At midnight on December 31, Estonia entered the Eurozone. From an economic standpoint, this was probably a good idea. To get there, Estonia has suffered a depression (not as bad as Latvia but worse, if you can believe it, than Iceland), with unemployment hitting 18% and a weak currency. As usual, shopkeepers promised on their cash registers not to raise prices after the Euro becomes the currency – and they won’t. This is largely because they have already raised prices. The same thing happened when the Euro was originally introduced in Germany, France and Italy so it is nothing new. Failure to adopt the Euro would have further threatened the Kroon.
Perhaps, more important than the economics of the move, is the political statement that has been made. The Russian Federation has put pressure on the Baltics more or less relentlessly since the collapse of the Soviet Union. Moscow was not happy with NATO membership status of the three states, and only slightly less so when they joined the EU. The threat to Baltic autonomy increased as Russia became a democracy In name only and rumblings began of the ill treatment of former Russian/Soviet citizens living in the Baltics, including requirements to learn local languages, the removal of memorials celebrating the “liberation” of the Baltics from Nazi rule by the Soviet army (which then stayed as part of the ultimate allied deals) and bellicosity toward Russia, especially in Estonia.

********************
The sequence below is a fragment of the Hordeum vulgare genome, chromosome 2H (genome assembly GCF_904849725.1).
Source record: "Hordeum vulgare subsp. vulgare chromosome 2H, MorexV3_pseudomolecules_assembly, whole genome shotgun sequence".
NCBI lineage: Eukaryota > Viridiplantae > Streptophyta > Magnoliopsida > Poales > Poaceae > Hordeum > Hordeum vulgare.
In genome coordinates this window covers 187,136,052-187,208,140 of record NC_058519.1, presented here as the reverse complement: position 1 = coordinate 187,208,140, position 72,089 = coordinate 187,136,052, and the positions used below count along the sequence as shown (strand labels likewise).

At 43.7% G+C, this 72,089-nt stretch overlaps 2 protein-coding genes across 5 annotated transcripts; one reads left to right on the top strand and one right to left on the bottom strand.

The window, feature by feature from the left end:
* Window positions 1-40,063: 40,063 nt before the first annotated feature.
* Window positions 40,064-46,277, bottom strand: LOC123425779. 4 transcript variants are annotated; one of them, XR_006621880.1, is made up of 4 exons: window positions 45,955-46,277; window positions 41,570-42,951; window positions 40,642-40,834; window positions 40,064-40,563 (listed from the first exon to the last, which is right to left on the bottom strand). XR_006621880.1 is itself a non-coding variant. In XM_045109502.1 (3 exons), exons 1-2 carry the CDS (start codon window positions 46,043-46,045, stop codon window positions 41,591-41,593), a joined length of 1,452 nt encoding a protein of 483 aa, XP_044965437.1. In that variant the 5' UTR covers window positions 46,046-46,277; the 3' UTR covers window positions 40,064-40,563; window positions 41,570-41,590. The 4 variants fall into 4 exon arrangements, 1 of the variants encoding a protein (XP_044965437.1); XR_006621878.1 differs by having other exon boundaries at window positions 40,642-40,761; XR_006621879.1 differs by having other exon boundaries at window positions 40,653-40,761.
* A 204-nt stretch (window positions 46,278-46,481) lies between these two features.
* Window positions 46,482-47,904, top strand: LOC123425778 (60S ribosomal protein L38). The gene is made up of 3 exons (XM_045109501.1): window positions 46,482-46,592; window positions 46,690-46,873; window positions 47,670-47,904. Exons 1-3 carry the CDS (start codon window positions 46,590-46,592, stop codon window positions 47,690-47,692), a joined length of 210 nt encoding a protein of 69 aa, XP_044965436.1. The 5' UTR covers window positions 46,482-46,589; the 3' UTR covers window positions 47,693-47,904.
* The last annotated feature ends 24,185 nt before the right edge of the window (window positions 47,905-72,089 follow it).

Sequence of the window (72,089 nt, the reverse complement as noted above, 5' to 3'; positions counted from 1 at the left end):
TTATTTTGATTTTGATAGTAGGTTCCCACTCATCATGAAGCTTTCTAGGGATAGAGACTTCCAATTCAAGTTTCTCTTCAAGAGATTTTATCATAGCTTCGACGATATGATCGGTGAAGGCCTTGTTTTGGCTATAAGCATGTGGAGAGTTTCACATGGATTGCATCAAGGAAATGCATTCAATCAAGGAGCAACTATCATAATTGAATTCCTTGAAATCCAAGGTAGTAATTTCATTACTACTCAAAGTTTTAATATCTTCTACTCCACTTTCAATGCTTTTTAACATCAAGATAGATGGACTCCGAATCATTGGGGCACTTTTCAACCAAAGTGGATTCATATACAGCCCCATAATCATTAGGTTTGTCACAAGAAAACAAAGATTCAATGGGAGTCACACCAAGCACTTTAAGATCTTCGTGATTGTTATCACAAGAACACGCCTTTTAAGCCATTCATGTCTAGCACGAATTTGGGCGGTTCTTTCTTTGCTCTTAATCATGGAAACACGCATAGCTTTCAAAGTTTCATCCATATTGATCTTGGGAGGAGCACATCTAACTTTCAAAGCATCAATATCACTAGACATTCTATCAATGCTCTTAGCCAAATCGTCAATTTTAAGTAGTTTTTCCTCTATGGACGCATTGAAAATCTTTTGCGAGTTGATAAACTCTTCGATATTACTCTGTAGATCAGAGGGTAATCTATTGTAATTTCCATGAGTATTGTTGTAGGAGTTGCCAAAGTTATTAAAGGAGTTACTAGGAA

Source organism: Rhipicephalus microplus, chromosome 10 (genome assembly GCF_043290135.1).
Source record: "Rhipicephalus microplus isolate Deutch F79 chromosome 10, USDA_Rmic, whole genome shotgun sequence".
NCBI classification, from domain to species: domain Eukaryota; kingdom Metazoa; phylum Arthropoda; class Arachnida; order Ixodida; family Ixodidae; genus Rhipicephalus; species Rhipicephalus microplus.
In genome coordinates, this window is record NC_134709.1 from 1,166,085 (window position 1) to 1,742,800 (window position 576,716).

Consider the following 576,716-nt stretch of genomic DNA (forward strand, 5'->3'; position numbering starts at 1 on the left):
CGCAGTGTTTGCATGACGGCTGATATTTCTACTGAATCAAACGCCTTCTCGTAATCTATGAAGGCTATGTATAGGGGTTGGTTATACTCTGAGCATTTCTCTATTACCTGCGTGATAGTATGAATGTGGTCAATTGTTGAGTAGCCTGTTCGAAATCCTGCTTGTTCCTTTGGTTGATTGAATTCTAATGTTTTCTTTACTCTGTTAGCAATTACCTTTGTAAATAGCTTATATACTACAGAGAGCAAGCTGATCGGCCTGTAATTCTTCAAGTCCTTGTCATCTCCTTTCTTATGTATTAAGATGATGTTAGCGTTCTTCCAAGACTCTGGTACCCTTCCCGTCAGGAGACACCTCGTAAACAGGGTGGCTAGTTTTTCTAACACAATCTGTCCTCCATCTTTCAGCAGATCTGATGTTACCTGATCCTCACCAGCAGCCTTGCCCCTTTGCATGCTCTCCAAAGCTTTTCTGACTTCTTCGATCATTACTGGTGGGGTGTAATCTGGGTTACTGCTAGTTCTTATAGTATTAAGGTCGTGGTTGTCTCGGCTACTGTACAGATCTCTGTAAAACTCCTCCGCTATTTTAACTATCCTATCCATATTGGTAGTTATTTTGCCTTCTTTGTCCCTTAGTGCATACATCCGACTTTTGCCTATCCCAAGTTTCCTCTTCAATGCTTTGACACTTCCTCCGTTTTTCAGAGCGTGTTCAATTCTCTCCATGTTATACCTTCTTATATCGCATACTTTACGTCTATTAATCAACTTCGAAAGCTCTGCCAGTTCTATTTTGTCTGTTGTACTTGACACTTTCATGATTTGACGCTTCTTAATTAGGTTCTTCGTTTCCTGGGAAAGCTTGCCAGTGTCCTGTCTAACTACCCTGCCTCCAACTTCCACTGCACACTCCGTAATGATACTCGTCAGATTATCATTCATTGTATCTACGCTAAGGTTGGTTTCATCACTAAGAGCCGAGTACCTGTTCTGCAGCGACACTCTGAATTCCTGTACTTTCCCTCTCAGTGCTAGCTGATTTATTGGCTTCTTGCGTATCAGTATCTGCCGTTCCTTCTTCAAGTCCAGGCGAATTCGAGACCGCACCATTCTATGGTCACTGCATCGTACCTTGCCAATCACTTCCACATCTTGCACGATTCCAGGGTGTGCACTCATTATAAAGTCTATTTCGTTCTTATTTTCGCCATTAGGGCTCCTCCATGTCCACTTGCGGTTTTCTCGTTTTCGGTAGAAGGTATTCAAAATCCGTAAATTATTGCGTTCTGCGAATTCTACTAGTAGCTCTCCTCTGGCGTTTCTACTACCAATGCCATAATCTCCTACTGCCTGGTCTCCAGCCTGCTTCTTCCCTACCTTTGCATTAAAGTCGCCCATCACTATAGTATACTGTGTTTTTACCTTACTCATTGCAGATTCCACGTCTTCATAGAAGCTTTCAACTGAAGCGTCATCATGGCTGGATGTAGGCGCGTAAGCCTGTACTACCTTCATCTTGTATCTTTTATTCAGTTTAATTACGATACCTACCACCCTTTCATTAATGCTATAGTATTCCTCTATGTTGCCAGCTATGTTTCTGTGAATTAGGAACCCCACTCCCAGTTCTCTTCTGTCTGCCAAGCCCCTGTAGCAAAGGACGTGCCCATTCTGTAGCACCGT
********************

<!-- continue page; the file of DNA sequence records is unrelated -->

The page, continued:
Then, of course, Georgia’s invasion by Russia, looming on the horizon for months, took place. Despite Moscow’s propaganda and the stupidity of the Georgian government, tanks rolling across a foreign border alarmed everyone from Tallinn to Astana. But now, the political message has been sent to Moscow that the Baltics, at least Estonia, is an integral part of the EU, NATO and the West. Despite the problems with the Euro, the political statement is more important and will, hopefully, begin to affect the mentality of the Russian Federation for the better - much as the overthrow of the Soviet bloc regimes in Poland, Romania and East Germany did.